I agree completely with JAM's answer.
However, there is one fundamental misunderstanding I see in your question: You are attempting to apply the standard rules of English grammar to a dialect which does not necessarily abide by all of them.
Supposedly this song was transcribed by John Jacob Niles from a song sung by the daughter of an itinerant preacher in the extreme western part of North Carolina in 1933. Assuming the preacher in question mostly stuck to his dialect area, this would make the original author a speaker of Appalachian English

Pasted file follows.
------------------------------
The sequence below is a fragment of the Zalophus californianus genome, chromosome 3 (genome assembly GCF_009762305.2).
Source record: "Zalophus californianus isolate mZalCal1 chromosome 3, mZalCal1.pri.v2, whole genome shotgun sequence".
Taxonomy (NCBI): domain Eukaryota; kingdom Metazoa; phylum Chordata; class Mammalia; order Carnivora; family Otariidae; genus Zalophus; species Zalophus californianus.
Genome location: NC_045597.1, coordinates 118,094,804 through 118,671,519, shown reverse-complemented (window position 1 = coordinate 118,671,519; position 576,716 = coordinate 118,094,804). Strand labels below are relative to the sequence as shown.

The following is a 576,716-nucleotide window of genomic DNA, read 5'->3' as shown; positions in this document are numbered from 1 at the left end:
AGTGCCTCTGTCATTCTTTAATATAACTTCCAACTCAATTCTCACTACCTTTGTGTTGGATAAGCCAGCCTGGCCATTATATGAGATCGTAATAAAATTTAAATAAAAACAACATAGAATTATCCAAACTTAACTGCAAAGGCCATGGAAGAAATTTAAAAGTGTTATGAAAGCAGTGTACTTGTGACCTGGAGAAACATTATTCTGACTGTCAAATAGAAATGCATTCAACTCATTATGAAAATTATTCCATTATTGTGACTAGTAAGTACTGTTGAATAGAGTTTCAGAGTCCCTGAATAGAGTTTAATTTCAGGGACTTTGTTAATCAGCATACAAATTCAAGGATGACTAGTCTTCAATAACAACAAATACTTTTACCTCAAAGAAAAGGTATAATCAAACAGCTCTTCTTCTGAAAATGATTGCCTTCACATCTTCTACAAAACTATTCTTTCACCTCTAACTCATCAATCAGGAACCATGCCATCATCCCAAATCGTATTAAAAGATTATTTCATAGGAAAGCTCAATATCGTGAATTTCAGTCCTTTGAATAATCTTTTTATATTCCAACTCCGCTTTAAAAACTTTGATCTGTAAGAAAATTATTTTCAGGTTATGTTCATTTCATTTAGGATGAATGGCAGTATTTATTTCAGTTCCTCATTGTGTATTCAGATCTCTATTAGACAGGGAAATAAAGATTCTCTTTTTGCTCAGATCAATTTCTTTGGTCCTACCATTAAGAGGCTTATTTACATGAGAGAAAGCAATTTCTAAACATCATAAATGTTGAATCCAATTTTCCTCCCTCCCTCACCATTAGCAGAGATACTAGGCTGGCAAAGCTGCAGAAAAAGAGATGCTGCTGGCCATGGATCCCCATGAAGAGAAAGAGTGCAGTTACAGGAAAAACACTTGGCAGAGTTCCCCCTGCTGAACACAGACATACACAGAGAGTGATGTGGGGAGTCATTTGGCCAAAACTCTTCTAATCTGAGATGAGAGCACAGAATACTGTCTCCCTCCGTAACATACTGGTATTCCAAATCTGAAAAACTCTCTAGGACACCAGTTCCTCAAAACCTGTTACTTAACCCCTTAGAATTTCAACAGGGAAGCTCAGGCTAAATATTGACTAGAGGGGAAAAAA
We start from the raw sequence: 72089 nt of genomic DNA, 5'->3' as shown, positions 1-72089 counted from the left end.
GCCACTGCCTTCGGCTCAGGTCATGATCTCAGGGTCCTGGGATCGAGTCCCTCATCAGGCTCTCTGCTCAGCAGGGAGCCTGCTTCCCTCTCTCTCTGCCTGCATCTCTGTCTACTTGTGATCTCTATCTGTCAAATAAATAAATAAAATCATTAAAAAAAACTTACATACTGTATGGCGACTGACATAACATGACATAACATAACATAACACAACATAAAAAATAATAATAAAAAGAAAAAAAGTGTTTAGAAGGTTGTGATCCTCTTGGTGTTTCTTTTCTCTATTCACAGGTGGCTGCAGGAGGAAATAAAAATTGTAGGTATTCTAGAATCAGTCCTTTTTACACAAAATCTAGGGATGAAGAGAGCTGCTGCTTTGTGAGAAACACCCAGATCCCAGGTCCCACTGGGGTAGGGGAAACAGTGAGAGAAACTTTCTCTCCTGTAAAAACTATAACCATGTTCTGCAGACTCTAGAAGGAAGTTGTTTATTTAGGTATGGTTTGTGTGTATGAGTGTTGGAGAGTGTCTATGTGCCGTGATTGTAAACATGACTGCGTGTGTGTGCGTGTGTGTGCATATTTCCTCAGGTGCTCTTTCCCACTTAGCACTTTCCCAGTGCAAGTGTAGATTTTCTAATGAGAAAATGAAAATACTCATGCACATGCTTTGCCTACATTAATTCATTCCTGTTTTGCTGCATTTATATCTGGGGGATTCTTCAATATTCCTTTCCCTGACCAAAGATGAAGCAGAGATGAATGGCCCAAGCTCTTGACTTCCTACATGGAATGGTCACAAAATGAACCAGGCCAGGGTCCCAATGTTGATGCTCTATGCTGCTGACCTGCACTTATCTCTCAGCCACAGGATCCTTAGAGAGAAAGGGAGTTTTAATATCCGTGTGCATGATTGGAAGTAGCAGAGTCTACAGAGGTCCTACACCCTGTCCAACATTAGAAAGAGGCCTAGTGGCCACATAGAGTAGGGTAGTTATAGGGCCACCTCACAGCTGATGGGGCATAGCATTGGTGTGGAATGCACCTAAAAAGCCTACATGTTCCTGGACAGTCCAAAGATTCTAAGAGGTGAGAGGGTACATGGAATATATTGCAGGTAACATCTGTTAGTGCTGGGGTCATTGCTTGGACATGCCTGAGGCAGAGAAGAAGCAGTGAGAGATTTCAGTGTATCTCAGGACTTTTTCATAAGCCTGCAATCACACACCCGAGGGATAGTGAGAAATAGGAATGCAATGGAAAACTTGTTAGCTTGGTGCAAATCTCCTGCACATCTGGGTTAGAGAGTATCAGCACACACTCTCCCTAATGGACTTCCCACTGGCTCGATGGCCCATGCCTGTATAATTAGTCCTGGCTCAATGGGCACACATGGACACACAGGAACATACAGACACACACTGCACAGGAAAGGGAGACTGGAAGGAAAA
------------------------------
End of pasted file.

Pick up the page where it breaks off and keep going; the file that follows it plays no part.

This is probably the lowest prestige English dialect found in the USA. About the only place you will find it in popular media is in Bluegrass music. Many English speakers have severe trouble understanding it in spoken form. So if you go looking through an AE song for "wrong" usages of English, you are likely to find yourself in a target-rich environment.
That being said, I can't find anything about unusual uses of "I" as a direct object in that dialect (in fact, I think AE is more likely to unexpectedly substitute "me" for "I", rather than the other way around). Most likely, as JAM said, this was just done to make that one line rhyme.